One question I had that Stan raised is if any one attempts to mark up their BC? I don’t mark in my Bible with anything other than pencil myself, so any feedback on that point is appreciated. I have an older wide margin BC filled with notes so am not one to shy away from notating, though I am cautious. I’ve heard that the BC under review here is printed on thinner India paper than the older wide margin BC or the Long Primer; any confirmation on that account would be appreciated as well.
    Regardless of the answers, I am greatly looking forward to the arrival of my Allan Bible!

  64. Sehwan, as far as taking notes, or underlining, you probably can’t do better than Sakura Pigma Micron Pens. I’ve used them on India paper before, and they are great, with no bleedthrough!
    http://www.sakuraofamerica.com/Pen-Archival (You should be able to find ’em in local stores too.)
    On the other hand, the BC 5C that I had (Yes, I ended up sending it back) had SUPER thin pages, so I’m not sure if even those Micron pens would work without bleedthrough. Its something you’ll have to test I guess. Hope it works out for you.
    I ended up going with the Cambridge Concord, and although I’ll admit the 5C had a nicer lining, (which laid flat easier) and there is much to like about it, the paper in the Concord is noticeably thicker, more opaque, which makes it look very white. Very nice print, (even with some variation in ink darkness). The pages really are quite smooth and beautiful. Since I’m using this for studying, (lots of flipping pages) and not just daily reading, it fits my needs better.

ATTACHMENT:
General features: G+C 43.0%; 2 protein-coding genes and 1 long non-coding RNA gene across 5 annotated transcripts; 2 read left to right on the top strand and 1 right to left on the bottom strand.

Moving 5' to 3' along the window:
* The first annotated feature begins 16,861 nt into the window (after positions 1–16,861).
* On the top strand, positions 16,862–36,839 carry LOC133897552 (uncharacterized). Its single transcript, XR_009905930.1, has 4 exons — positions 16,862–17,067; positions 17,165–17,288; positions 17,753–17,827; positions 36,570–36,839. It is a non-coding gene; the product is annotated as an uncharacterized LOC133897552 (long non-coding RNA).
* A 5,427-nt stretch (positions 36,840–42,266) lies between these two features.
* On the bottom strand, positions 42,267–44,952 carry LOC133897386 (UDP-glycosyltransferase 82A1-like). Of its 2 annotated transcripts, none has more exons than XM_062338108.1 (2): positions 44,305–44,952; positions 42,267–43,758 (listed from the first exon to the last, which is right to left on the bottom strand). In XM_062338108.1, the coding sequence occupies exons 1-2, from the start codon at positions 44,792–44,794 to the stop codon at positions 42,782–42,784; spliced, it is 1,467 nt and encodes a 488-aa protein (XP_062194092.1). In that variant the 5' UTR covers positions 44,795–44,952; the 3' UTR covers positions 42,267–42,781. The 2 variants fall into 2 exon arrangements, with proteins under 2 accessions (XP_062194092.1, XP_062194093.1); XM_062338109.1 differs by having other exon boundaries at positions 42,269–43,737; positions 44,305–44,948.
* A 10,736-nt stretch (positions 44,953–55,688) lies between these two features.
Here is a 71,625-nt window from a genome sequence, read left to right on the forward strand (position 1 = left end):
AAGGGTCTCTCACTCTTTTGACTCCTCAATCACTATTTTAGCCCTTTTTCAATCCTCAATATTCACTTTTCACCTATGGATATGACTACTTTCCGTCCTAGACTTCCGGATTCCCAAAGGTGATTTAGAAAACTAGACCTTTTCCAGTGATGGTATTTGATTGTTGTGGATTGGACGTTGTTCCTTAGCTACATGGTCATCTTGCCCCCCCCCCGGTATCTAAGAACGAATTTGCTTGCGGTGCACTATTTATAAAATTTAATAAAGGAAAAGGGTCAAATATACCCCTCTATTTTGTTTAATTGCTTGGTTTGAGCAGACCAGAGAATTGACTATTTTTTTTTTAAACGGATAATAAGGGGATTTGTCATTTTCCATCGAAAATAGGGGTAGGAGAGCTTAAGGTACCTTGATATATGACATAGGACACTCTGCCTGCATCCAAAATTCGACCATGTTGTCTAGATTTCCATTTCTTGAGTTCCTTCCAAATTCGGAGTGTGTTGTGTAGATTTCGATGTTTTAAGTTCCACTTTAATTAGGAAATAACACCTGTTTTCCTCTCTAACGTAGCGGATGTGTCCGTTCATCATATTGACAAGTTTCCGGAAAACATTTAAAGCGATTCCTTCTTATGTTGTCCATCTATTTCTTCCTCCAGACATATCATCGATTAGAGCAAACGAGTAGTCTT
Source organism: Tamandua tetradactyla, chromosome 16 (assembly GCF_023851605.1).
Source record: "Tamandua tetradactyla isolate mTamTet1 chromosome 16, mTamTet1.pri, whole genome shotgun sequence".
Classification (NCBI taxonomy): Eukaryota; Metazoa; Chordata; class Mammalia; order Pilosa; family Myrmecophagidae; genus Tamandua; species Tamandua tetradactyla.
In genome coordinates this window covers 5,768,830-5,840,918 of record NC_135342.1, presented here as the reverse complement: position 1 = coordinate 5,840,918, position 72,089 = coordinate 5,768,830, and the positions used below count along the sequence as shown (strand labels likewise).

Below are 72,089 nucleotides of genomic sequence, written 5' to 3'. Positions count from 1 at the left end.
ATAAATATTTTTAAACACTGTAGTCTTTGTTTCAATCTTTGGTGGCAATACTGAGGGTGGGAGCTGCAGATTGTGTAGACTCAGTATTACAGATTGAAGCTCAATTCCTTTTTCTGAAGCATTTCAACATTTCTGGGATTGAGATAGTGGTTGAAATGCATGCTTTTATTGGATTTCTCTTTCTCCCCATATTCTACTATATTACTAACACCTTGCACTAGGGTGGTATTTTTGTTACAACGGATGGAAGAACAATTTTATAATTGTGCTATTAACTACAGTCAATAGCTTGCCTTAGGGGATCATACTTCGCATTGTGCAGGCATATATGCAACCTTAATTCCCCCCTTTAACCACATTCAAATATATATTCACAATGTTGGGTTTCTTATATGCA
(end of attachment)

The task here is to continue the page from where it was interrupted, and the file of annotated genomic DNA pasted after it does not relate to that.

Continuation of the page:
There are a couple of other things that could be better as well, but the main problem with this Concord, is that there is a little area right near the spine on the bottom where there seems to be no reddish dye on the pages. Just the gold foil. Its not too bad, but I’m thinking about exchanging it, or asking for a discount.
    If it had come without slight manufacturing issues, I would have been pretty much 100% happy with it. I’ve taken some pictures, and perhaps I’ll write up a better review and post a link to it… or send it to Mark or something.

  65. Michael,
    Thanks a lot for your reply.
    I am slightly concerned with the thinness of the paper, but then again, I may not be using this Bible as a study Bible, per se, but for a lighter substitute for my wide margin BC.
    Glad to hear that you found your match with the Concord. Hope you can get the issue resolved.
    Thanks to everyone. Field is still open for those who have attempted to write on their BC! πŸ™‚